hortorum and muscorum, sucking the former in a proper manner, though they sometimes bite holes through the corolla. (1/5. H. Muller has also seen Anthophora pilipes and a Bombylius sucking the flowers. 'Nature' December 10, 1874 page 111.) No doubt moths likewise visit the flowers, as one of my sons caught Cucullia verbasci in the act. The pollen readily adheres to any thin object which is inserted into a flower. The anthers in the one form stand nearly, but not exactly, on a level with the stigma of the other; for the distance between the anthers and stigma in the short-styled form is greater than that in the long-styled, in the ratio of 100 to 90. This difference is the result of the anthers in the long-styled form standing rather higher in the tube than does the stigma in the short-styled, and this favours their pollen being deposited on it. It follows from the position of the organs that if the proboscis of a dead humble-bee, or a thick bristle or rough needle, be pushed down the corolla, first of one form and then of the other, as an insect would do in visiting the two forms growing mingled together, pollen from the long-stamened form adheres round the base of the object, and is left with certainty on the stigma of the long-styled form; whilst pollen from the short stamens of the long-styled form adheres a little way above the extremity of the object, and some is generally left on the stigma of the other form. In accordance with this observation I found that the two kinds of pollen, which could easily be recognised under the microscope, adhered in this manner to the proboscides of the two species of humble-bees and of the moth, which were caught visiting the flowers; but some small grains were mingled with the larger grains round the base of the proboscis, and conversely some large grains with the small grains near the extremity of the proboscis. Thus pollen will be regularly carried from the one form to the other, and they will reciprocally fertilise one another. Nevertheless an insect in withdrawing its proboscis from the corolla of the long-styled form cannot fail occasionally to leave pollen from the same flower on the stigma; and in this case there might be self- fertilisation. But this will be much more likely to occur with the short-styled form; for when I inserted a bristle or other such object into the corolla of this form, and had, therefore, to pass it down between the anthers seated round the mouth of the corolla, some pollen was almost invariably carried down and left on the stigma. Minute insects, such as Thrips, which sometimes haunt the flowers, would likewise be apt to cause the self-fertilisation of both forms.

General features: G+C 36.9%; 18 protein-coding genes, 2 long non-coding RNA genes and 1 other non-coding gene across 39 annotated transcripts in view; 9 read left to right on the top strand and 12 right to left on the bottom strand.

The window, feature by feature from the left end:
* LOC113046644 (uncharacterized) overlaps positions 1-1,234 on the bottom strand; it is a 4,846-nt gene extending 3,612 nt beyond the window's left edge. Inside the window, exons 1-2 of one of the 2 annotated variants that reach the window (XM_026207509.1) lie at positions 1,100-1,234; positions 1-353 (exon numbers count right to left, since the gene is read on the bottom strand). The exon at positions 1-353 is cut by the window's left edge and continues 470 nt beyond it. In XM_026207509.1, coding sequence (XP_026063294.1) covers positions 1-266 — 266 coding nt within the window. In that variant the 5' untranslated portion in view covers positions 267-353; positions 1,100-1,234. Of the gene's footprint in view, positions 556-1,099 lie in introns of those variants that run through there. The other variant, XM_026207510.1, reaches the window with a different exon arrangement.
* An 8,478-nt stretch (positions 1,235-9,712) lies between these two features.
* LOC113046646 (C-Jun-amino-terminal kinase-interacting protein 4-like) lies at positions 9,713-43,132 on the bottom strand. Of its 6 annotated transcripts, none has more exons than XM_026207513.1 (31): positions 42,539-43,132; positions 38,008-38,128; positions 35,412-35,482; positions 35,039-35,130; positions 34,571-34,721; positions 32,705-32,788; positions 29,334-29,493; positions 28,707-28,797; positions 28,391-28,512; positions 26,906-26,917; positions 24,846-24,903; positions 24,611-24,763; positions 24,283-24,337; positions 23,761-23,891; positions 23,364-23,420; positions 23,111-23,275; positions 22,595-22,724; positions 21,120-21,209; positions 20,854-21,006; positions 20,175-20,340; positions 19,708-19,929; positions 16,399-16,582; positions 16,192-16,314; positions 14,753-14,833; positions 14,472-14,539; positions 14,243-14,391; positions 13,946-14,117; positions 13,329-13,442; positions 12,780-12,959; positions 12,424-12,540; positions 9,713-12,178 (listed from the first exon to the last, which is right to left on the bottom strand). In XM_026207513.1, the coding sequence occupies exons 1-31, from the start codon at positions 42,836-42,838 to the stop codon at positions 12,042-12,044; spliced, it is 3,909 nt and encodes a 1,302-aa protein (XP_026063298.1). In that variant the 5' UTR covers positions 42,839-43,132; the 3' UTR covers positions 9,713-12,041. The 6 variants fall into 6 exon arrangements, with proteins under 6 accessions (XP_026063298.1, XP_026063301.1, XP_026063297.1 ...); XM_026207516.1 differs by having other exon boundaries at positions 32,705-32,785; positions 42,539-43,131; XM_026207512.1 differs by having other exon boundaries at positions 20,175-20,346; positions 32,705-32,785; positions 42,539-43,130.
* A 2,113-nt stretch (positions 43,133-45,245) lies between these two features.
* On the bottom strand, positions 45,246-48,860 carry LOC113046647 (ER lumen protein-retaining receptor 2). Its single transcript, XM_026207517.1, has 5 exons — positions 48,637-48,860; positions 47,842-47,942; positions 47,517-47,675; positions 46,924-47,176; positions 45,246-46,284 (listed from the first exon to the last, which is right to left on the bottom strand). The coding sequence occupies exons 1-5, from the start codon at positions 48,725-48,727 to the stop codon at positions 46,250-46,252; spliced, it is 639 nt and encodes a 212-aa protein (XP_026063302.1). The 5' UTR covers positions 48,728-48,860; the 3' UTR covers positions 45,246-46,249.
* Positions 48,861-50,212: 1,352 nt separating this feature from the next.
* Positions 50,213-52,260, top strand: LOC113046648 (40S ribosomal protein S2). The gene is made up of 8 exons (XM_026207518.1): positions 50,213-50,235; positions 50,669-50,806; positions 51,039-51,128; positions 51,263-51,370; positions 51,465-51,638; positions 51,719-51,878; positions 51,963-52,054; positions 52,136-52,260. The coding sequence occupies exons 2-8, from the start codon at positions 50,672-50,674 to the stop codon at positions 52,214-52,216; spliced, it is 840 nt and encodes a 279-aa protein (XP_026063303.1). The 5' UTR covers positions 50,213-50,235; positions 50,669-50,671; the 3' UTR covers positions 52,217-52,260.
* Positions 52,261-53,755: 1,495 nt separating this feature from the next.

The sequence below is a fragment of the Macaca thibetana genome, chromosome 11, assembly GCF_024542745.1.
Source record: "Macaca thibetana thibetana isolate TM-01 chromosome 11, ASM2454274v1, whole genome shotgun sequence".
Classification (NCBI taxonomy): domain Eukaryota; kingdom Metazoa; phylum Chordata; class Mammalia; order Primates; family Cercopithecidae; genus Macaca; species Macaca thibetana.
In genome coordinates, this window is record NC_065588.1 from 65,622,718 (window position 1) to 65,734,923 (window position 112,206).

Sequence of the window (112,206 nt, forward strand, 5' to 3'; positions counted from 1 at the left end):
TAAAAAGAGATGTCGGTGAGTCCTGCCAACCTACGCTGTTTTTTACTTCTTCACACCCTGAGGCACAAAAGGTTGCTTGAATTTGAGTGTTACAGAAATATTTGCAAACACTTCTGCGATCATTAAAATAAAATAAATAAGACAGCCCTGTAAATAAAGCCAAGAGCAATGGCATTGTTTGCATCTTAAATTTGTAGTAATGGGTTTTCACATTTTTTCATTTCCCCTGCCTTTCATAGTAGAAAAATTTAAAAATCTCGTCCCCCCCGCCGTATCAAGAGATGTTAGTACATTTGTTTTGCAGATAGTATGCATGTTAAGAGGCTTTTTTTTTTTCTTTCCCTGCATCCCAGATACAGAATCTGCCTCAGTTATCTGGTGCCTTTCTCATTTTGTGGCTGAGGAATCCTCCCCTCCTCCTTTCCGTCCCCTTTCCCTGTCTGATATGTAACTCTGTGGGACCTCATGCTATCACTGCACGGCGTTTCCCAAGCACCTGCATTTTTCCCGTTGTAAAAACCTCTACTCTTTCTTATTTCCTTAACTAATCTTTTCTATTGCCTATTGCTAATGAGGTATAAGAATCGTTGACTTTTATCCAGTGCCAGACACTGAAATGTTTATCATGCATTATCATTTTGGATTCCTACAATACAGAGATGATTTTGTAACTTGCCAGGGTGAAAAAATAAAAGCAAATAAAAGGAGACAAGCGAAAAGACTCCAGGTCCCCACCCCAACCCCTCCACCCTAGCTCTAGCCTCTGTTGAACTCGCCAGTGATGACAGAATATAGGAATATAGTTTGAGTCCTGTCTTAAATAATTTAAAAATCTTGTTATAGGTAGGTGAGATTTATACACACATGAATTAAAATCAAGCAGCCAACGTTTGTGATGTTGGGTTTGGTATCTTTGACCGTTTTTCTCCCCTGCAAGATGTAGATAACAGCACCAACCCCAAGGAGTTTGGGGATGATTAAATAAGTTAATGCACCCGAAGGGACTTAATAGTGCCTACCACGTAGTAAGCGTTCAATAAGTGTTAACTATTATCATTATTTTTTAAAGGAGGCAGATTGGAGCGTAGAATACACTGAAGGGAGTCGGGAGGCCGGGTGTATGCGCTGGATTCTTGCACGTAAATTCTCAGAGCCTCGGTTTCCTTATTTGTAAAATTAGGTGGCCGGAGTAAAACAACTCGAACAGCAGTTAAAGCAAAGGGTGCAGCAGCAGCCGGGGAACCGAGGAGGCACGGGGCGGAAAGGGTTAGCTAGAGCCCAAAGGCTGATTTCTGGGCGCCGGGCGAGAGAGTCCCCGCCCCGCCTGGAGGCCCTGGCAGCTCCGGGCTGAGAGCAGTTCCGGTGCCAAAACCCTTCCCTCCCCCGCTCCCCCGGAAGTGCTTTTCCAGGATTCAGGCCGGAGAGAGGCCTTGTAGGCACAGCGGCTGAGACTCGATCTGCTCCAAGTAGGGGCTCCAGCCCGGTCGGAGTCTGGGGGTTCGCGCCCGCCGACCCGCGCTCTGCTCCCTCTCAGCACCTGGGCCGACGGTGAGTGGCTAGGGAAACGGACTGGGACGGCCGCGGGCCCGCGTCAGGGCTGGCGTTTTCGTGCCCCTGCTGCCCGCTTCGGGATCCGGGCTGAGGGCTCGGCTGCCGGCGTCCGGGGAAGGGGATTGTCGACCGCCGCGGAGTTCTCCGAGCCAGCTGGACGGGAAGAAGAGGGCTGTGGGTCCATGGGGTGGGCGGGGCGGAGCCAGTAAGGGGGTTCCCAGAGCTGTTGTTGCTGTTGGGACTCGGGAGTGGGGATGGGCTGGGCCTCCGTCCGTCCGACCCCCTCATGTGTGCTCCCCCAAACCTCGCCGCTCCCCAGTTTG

The several foregoing facts led me to try the effects of the two kinds of pollen on the stigmas of the two forms. Four essentially different unions are possible; namely, the fertilisation of the stigma of the long-styled form by its own-form pollen, and by that of the short-styled; and the stigma of the short-styled form by its own-form pollen, and by that of the long-styled. The fertilisation of either form with pollen from the other form may be conveniently called a LEGITIMATE UNION, from reasons hereafter to be made clear; and that of either form with its own-form pollen an ILLEGITIMATE UNION. I formerly applied the term "heteromorphic" to the legitimate unions, and "homomorphic" to the illegitimate unions; but after discovering the existence of trimorphic plants, in which many more unions are possible, these two terms ceased to be applicable. The illegitimate unions of both forms might have been tried in three ways; for a flower of either form may be fertilised with pollen from the same flower, or with that from a another flower on the same plant, or with that from a distinct plant of the same form. But to make my experiments perfectly fair, and to avoid any evil result from self-fertilisation or too close interbreeding, I have invariably employed pollen from a distinct plant of the same form for the illegitimate unions of all the species; and therefore it may be observed that I have used the term "own-form pollen" in speaking of such unions.

The Different Forms of Flowers on Plants of the Same Species Page 12

19th Century English Literature

Charles Darwin

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Charles Darwin

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